The Top 5 Facts about Periodontal Disease in Pets
Dental pain and disease is just as miserable for cats and dogs as it is for people. Possibly, it’s worse, but it’s not just a matter of relieving discomfort, preventing and treating periodontal disease in pets is an extremely important part of maintaining your pet’s overall health since gum disease can contribute to other systemic diseases. These essential facts help to ensure you are aware of what you need to know about oral hygiene and managing periodontal disease.
1. Neglect Is a Factor in Periodontal Disease
It’s estimated that two-thirds of dog and cat owners do not regularly care of their pets’ teeth at home. It’s unfortunate, because periodontal disease can be prevented or at least managed more easily by adhering to a daily brushing routine that takes just a few seconds. Using a finger brush to clean bacteria off the surface of the teeth and a toothbrush to clean the gum line, can keep plaque from building up. Regular oral checkups and the use of chew treats can also help keep your pet’s gums and teeth healthy.
2. Daily Cleaning Can Make a Difference
Dedicate less than 30 second per day to cleaning teeth, paying special attention to the gum line. The first step is to have the right tools. Never use fluoride toothpaste or baking soda on a pet’s teeth. Instead, look for a pet toothpaste that has anti-plaque ingredients . People toothpaste is dangerous for pets, because fluoride can cause heavy-metal toxicity and gastrointestinal problems for cats and dogs.
3. Chewing Helps
Chewing promotes good oral health. Giving your pet chew treats that promote the release of saliva can help boost oral health because saliva actually washes away the bacteria that might otherwise develop into plaque. Ask your veterinarian to recommend chew treats that are appropriate for your pet since not all brands are made equally and not all help stave off periodontal disease.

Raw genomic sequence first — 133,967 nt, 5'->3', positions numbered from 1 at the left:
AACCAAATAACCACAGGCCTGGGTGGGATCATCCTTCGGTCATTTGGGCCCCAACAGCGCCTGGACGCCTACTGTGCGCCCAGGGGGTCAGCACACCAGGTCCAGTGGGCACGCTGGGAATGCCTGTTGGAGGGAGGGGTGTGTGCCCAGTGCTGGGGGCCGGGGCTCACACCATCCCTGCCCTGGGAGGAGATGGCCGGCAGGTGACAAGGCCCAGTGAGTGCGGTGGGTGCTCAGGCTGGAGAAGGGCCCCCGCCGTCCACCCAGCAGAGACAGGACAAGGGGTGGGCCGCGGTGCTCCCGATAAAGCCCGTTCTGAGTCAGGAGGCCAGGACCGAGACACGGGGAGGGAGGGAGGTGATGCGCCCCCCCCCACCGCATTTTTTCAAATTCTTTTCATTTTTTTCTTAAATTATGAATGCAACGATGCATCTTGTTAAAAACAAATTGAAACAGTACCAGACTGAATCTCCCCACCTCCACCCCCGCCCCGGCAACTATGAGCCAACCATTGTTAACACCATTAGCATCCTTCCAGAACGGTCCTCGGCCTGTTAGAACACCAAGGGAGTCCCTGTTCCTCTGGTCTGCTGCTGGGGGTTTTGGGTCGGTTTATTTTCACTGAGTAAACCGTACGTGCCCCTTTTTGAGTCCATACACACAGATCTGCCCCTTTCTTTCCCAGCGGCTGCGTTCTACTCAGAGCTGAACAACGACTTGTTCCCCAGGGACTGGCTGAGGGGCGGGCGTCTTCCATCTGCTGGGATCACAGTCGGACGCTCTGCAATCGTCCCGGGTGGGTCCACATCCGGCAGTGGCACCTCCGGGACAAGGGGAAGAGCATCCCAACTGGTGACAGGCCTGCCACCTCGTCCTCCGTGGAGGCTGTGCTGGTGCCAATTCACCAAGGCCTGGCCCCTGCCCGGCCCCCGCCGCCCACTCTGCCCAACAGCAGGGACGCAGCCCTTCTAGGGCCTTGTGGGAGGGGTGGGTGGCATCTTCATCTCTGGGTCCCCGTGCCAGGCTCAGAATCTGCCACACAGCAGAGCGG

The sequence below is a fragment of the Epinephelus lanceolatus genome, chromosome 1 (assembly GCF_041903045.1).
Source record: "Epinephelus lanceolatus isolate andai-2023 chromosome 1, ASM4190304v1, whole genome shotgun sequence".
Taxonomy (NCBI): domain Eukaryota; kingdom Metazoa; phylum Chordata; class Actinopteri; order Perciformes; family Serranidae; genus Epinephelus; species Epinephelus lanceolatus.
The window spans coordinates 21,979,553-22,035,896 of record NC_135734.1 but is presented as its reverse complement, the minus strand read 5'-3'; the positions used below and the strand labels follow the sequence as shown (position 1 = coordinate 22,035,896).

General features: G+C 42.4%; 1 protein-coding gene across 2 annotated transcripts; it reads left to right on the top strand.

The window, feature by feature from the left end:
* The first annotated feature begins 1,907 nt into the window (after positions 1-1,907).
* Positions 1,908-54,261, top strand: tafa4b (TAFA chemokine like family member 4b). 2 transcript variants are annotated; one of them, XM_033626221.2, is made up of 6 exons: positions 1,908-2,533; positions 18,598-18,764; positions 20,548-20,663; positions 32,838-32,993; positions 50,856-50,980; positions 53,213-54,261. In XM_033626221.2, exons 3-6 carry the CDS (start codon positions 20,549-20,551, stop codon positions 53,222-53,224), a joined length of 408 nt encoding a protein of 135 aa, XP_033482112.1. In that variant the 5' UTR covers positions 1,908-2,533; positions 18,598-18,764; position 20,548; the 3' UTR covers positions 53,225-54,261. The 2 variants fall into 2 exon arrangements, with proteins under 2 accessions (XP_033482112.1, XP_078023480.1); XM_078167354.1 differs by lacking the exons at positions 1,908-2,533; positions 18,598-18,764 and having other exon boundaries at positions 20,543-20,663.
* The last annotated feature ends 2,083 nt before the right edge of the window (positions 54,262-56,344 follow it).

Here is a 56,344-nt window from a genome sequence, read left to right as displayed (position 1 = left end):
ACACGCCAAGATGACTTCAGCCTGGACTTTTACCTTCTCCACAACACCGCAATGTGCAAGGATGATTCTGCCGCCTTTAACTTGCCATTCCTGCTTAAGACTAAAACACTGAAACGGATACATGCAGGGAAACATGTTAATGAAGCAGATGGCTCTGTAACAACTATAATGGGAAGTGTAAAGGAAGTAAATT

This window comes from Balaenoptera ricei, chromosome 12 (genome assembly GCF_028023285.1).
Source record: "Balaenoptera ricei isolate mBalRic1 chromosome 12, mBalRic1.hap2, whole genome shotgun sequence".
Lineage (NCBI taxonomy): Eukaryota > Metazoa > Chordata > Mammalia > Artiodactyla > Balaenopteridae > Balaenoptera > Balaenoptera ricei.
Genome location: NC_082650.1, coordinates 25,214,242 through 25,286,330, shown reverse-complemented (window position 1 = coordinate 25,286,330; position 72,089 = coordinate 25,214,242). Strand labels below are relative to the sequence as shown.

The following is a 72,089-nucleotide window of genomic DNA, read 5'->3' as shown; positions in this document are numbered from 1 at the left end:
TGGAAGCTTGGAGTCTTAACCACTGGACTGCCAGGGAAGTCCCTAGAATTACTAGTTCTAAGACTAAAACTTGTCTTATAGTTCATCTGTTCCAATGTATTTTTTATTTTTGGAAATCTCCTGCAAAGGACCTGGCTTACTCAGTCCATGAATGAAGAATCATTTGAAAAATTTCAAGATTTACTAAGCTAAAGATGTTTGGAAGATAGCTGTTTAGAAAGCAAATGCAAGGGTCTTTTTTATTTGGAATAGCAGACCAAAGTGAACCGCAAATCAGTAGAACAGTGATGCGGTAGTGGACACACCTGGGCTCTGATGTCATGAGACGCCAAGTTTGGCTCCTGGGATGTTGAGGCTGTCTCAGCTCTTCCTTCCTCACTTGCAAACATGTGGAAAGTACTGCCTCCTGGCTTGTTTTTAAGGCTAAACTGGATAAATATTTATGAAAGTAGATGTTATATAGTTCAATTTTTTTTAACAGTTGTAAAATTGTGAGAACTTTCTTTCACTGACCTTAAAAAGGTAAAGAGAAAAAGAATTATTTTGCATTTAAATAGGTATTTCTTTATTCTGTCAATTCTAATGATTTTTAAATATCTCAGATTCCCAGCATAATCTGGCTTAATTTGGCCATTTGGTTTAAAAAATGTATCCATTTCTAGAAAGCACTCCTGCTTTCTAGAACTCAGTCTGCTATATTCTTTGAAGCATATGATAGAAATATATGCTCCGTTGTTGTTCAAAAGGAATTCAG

4. It’s Easy to Miss the Signs of Dental Disease
Symptoms of periodontal disease may appear slowly and may not be obvious. In fact, your pet may show no symptoms in the early stages of the disease. Part of the reason is that animals tend to mask pain (the first symptom that occurs with periodontal disease). Another symptom, bad breath, is often mistakenly thought to be “normal” in pets. Other common signs of a dental problem such as loss of appetite or inactivity are sometimes (at least initially) thought to be typical of older dogs or “passing” symptoms of a minor condition. Have your veterinarian check your pet’s teeth and gums regularly to truly rule out periodontal disease as a cause of these symptoms.
5. Be Aware of Risks for Diabetes, Heart Disease, Kidney and Liver Problems
Research shows that dental disease can impact the brain, heart, liver, kidney, lungs, skin, and joints. It also seems to have an impact on controlling diabetes. One reason is because periodontal disease can cause chronic inflammation and stress, both of which cause insulin resistance, a factor leading to diabetes and other health problems.
This information is for informational purposes only and is not meant as a substitute for the professional advice of, or diagnosis or treatment by, your veterinarian with respect to your pet. It has, however, been verified by a